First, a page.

Learn About Butterfly Valves
Butterfly valves control fluid by turning a disc to open or block the fluid flow path. The valve is mounted between pipe flanges, with the disc diameter matching the inside pipe diameter.
The most common type of butterfly valves are of "concentric" design: the turning axis and axial alignment of the disc are both centered with the valve body. Most concentric butterfly valves achieve sealing by compressing the edge of the disc against an elastomeric valve seat. This type of sealing is often referred to as "resilient seated" butterfly valves.
Other types of butterfly valves include double offset and triple offset. These designs can operate at higher pressures and temperatures than concentric designs and are sometimes referred to as high performance butterfly valves. You can learn more about high performance butterfly valves here. For this discussion we will focus on concentric, resilient seated designs.
Butterfly valves use less material than comparably sized ball valves so they tend to cost less. They are also highly scalable. In fact, some hydro-electric dams have butterfly valves twelve feet in diameter. Ball valves of such size are often impractical.
However, flow volume is less because the disc remains the fluid path, unlike ball valves which have a full port clearance. Also, since sealing is accomplished by radial compression of an elastomer, they operate at lower maximum temperatures and pressures than ball valves.
Nevertheless, the combination of lower cost and scalability make butterfly valves and excellent choice for many applications.
Butterfly Valve Components
Butterfly valves consist of a valve body, valve seat, disc, stem, and stem packing.
The valve body for concentric, resilient-seated valves is typically made of cast or ductile iron. Cast iron costs less but brittle and susceptible to rusting. All Valworx resilient-seated butterfly valve bodies are ductile iron.
The iron valve body is coated with a layer (or multiple layers) of protective paint. Other materials include PVC and stainless steel. The former is typically used in potable water applications and the latter for high performance valves.
EPDM is a commonly used elastomer for the valve seat. Other materials include NBR (Buna) and FPM (Viton). All of these can be used with water. Chemical compatibility with other media can be found here. Notably, Viton is well-suited for oil and gas applications.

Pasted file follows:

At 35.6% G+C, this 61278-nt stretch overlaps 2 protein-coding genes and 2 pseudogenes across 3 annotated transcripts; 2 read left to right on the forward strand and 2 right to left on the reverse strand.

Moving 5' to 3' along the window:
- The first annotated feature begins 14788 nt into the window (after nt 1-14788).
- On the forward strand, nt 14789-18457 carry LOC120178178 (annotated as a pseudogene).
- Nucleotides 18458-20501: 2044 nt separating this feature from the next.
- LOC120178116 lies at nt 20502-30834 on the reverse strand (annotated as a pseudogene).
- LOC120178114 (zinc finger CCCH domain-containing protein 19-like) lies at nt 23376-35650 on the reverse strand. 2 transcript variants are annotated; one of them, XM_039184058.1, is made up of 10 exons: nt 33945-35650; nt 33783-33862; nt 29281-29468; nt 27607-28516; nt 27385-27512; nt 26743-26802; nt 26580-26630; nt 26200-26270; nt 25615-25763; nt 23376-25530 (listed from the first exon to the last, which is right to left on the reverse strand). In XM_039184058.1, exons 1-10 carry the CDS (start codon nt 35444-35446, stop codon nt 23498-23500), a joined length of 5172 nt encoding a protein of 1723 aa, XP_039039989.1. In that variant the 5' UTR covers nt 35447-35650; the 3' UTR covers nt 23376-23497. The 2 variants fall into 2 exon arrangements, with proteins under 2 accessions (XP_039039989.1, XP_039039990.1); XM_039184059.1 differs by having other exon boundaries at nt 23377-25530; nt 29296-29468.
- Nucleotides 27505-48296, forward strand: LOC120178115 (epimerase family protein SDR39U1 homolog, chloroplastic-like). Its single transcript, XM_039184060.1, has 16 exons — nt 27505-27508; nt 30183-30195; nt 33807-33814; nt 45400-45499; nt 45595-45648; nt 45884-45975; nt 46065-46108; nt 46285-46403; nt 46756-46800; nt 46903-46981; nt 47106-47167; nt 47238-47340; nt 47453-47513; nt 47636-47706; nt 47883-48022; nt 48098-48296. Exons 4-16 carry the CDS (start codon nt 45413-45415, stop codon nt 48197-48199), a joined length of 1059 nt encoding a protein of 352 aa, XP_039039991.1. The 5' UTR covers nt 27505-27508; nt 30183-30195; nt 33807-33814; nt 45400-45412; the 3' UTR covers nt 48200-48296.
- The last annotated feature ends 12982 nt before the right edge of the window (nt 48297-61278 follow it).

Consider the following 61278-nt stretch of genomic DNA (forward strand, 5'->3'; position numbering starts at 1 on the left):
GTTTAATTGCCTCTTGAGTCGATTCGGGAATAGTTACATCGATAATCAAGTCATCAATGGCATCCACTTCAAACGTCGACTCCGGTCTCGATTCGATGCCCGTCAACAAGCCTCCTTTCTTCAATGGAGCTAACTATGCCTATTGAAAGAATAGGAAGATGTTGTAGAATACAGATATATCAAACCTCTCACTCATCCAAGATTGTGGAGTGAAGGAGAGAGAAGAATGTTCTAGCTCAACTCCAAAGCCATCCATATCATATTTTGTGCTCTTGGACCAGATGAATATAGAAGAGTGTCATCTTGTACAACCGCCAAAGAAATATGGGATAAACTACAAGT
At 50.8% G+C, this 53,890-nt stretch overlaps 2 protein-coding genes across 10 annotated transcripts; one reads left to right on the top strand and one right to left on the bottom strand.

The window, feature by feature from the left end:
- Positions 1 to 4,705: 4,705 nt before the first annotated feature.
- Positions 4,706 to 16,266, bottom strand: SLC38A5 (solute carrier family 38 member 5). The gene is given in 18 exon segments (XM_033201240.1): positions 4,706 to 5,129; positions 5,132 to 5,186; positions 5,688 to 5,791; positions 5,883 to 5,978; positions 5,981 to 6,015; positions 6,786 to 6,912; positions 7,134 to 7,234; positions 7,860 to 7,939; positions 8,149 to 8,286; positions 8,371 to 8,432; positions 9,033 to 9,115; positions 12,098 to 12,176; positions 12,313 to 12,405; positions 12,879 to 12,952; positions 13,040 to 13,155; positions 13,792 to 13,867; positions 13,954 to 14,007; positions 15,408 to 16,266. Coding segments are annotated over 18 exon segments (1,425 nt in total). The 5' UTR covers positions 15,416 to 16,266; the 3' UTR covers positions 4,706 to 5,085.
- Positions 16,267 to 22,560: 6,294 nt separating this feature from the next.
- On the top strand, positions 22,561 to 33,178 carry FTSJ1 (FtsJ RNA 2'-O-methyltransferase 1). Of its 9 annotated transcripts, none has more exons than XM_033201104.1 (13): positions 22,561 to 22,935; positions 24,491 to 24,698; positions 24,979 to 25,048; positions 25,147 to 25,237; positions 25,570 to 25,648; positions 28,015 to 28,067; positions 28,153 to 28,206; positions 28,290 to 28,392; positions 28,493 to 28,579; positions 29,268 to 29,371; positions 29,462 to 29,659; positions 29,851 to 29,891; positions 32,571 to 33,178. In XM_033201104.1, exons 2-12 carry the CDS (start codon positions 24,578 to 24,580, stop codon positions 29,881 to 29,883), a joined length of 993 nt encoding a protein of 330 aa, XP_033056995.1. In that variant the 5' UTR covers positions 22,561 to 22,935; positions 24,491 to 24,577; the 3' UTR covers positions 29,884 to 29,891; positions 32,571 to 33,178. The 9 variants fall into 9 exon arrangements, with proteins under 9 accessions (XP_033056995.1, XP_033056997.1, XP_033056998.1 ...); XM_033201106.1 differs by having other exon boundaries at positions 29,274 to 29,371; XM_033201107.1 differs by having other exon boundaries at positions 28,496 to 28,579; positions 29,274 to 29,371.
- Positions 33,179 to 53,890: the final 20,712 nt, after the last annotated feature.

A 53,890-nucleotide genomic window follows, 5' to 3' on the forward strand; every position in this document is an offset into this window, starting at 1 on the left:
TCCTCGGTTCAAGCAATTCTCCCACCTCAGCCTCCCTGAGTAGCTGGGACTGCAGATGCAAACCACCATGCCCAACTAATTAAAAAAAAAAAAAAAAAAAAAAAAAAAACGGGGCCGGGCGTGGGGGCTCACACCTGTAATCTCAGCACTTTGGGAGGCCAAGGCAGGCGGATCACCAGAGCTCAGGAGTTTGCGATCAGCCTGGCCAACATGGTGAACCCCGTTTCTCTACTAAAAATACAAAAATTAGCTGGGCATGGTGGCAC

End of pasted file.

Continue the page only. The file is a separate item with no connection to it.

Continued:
The valve disc can be made out of a variety of materials, but higher quality valves use stainless steel for superior corrosion resistance. Valworx butterfly valves are made with 316 stainless steel discs.
The stem may be integral to the disc (ie a single piece) or made of two or even three pieces. What is important is the integrity of the connection. Most stem connections are welded.
Stem packing is usually made of the same material as the valve seat, and PTFE (Teflon) rings are often used for bearing surfaces because of their low friction properties.
Butterfly Valve Features and Options
Butterfly valves are also differentiated by the type of pipe connection. Wafer valves are mounted using bolts that pass through flange holes on the valve body. Lug valves are mounted via bolts that thread into threaded holes in the valve body. Lug-style valves are suitable for end-of-line use.
The flange holes are in pre-set patterns according to industry standards. Valworx butterfly valves conform to ANSI B16.5 Class 150 and 16.1 Class 125, among other standards.
They are cycled manually via a hand lever or, for larger valves, a gear operator.
Butterfly valves can be easily actuated using brackets and couplers that attach to actuators. However, these linkages- and the attendant alignment problems that come with them- can be avoided altogether by using direct-mount butterfly valves. Direct-mount valves have mounting pads with holes drilled in a pre-set pattern such as ISO 5211. The valve stem protrudes above the pad for easy insertion into the actuator output drive.
All Valworx butterfly valves are direct-mount, ready for actuation. Handles and gear operators are available for manual operation.
Butterfly Valve Applications
Given their scalability and lower cost, butterfly valves are often used in large pipelines for every type of media compatible with the materials of construction. Butterfly valves see widespread use in oil & gas, industrial, chemical and other industries.
Because they rely on compressing an elastomer for sealing, resilient-seated butterfly valves have lower maximum pressure and temperature limits.
In short, butterfly valves are an excellent choice where the required temperatures and pressures are moderate.